The only time you should be in contact with the real PayPal is when you call them using PayPal's website via the "call us" button. It's also worth mentioning that scammers also flood search engines with fake 1-800 numbers and fake websites in hopes of duping people into calling them - for example: "paypaltechnicalsupport.com", or such. Please understand the difference here - you should ONLY get in touch with PayPal via the paypal.com website and none other - (the link is here if you need it)!
     
  4. Also be advised that your name and phone number will be shared with other scammers. Don't be surprised if the "IRS" calls you in the next few weeks, claiming that your account has been hacked and they need the last 4 digits of your bank account to "prove your identity". This is yet another scam! If the repeated harassing (scam) phone calls bother you, consider changing your phone number.

Moving forward, never, ever give ANY financial information over the phone and certainly don't let anyone connect to your PC / laptop to perform "technical support services" - especially if it's someone with an Indian accent!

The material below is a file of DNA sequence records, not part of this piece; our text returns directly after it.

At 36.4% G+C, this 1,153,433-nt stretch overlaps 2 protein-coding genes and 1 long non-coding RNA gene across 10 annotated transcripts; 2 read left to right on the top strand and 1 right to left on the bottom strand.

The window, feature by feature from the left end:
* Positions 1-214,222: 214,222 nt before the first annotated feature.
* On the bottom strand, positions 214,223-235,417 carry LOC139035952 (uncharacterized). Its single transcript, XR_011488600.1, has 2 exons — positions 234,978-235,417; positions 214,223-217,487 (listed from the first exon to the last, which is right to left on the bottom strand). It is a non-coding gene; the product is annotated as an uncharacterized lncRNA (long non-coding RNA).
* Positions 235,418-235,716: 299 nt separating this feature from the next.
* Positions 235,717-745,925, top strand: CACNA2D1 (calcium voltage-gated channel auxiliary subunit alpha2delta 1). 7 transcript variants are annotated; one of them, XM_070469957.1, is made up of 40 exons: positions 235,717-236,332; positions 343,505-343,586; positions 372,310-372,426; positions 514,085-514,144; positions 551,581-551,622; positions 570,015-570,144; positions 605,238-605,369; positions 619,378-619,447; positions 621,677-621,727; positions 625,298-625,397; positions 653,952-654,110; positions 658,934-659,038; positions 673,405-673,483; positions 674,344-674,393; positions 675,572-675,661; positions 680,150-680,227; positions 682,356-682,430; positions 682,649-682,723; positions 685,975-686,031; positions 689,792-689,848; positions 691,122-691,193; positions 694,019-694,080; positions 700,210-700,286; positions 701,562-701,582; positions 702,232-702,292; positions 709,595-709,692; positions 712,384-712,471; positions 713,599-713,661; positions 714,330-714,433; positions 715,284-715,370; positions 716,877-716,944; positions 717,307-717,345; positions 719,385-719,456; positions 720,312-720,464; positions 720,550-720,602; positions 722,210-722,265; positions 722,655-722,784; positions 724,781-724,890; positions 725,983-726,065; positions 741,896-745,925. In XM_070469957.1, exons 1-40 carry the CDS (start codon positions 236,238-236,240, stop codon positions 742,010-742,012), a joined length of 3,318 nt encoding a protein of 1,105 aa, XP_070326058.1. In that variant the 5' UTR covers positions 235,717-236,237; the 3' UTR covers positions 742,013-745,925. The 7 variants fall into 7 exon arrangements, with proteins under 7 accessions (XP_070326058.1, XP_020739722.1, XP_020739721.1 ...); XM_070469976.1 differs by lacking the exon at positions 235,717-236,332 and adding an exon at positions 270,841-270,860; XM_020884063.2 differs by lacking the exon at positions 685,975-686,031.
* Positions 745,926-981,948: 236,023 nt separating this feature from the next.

Update 20200221: There are two more twists on this scam: (1) scammers are making calls from 866-292-7999, posing as "National Recovery Group" (a legit collection agency), stating that you have/had a paypal account and you owe money on an outstanding balance. They will then ask to connect to your machine and have to login to your PayPal account and/or have you go buy gift cards (Amazon, Walmart) to "pay off the debt." (2) If you search Google for "paypal contact" or "paypal technical support" (for example), you may come across pages that provide a fake PayPal phone number which is actually direct contact with PayPal scammers, such as 888-221-1161.

Feeling Overwhelmed? I'm Here to Help

If you're reading this right now and you've been scammed by fake PayPal technical support scammers - don't worry, you're not alone. I have been helping clients with this scam for over 6 years and can help you recover your funds, make your machine safe to use, and advise you on any concerns you may have.

If you need help, simply send me a message briefly describing the issue. Don't forget to include your phone number and I'll email or call you back as soon as possible - typically after 1 PM EST as I'm on the midnight shift, busy helping my many clients around the world.

"But, Dennis - How do I know you're Not a Scammer, too?"